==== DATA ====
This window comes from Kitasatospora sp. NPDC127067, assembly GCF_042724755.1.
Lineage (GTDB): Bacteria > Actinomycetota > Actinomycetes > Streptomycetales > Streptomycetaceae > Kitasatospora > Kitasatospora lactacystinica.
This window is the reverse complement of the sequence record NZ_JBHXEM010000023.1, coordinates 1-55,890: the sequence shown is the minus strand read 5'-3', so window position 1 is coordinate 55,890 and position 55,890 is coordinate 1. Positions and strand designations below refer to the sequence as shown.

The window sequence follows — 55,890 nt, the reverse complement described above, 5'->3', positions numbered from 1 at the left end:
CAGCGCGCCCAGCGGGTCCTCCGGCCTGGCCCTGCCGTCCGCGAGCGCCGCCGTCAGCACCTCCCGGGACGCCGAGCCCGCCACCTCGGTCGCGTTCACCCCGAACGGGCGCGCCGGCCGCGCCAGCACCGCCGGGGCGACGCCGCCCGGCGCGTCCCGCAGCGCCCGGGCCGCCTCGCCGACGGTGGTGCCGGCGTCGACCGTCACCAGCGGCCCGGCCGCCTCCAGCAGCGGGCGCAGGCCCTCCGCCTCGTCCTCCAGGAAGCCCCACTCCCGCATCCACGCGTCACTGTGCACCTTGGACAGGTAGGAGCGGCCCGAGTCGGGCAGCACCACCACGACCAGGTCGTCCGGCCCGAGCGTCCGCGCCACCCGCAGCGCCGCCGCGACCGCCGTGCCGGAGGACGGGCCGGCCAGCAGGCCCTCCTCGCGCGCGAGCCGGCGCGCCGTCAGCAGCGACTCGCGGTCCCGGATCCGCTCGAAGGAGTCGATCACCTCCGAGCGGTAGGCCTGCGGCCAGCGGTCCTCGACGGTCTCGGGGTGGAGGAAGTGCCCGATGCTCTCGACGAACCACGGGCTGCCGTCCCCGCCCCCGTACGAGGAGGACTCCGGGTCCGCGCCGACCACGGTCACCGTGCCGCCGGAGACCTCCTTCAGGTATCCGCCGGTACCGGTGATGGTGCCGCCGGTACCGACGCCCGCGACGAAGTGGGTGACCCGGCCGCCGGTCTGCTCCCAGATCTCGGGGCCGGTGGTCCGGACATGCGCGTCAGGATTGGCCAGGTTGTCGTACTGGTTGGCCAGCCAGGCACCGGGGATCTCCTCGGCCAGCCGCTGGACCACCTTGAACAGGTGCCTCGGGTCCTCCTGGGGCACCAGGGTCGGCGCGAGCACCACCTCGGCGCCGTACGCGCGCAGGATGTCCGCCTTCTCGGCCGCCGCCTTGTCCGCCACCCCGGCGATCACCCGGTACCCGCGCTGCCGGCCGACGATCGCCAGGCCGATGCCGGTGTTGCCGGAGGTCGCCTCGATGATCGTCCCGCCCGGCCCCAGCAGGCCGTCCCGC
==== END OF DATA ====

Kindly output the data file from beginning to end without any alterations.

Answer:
This window comes from Kitasatospora sp. NPDC127067, assembly GCF_042724755.1.
Lineage (GTDB): Bacteria > Actinomycetota > Actinomycetes > Streptomycetales > Streptomycetaceae > Kitasatospora > Kitasatospora lactacystinica.
This window is the reverse complement of the sequence record NZ_JBHXEM010000023.1, coordinates 1-55,890: the sequence shown is the minus strand read 5'-3', so window position 1 is coordinate 55,890 and position 55,890 is coordinate 1. Positions and strand designations below refer to the sequence as shown.

The window sequence follows — 55,890 nt, the reverse complement described above, 5'->3', positions numbered from 1 at the left end:
CAGCGCGCCCAGCGGGTCCTCCGGCCTGGCCCTGCCGTCCGCGAGCGCCGCCGTCAGCACCTCCCGGGACGCCGAGCCCGCCACCTCGGTCGCGTTCACCCCGAACGGGCGCGCCGGCCGCGCCAGCACCGCCGGGGCGACGCCGCCCGGCGCGTCCCGCAGCGCCCGGGCCGCCTCGCCGACGGTGGTGCCGGCGTCGACCGTCACCAGCGGCCCGGCCGCCTCCAGCAGCGGGCGCAGGCCCTCCGCCTCGTCCTCCAGGAAGCCCCACTCCCGCATCCACGCGTCACTGTGCACCTTGGACAGGTAGGAGCGGCCCGAGTCGGGCAGCACCACCACGACCAGGTCGTCCGGCCCGAGCGTCCGCGCCACCCGCAGCGCCGCCGCGACCGCCGTGCCGGAGGACGGGCCGGCCAGCAGGCCCTCCTCGCGCGCGAGCCGGCGCGCCGTCAGCAGCGACTCGCGGTCCCGGATCCGCTCGAAGGAGTCGATCACCTCCGAGCGGTAGGCCTGCGGCCAGCGGTCCTCGACGGTCTCGGGGTGGAGGAAGTGCCCGATGCTCTCGACGAACCACGGGCTGCCGTCCCCGCCCCCGTACGAGGAGGACTCCGGGTCCGCGCCGACCACGGTCACCGTGCCGCCGGAGACCTCCTTCAGGTATCCGCCGGTACCGGTGATGGTGCCGCCGGTACCGACGCCCGCGACGAAGTGGGTGACCCGGCCGCCGGTCTGCTCCCAGATCTCGGGGCCGGTGGTCCGGACATGCGCGTCAGGATTGGCCAGGTTGTCGTACTGGTTGGCCAGCCAGGCACCGGGGATCTCCTCGGCCAGCCGCTGGACCACCTTGAACAGGTGCCTCGGGTCCTCCTGGGGCACCAGGGTCGGCGCGAGCACCACCTCGGCGCCGTACGCGCGCAGGATGTCCGCCTTCTCGGCCGCCGCCTTGTCCGCCACCCCGGCGATCACCCGGTACCCGCGCTGCCGGCCGACGATCGCCAGGCCGATGCCGGTGTTGCCGGAGGTCGCCTCGATGATCGTCCCGCCCGGCCCCAGCAGGCCGTCCCGC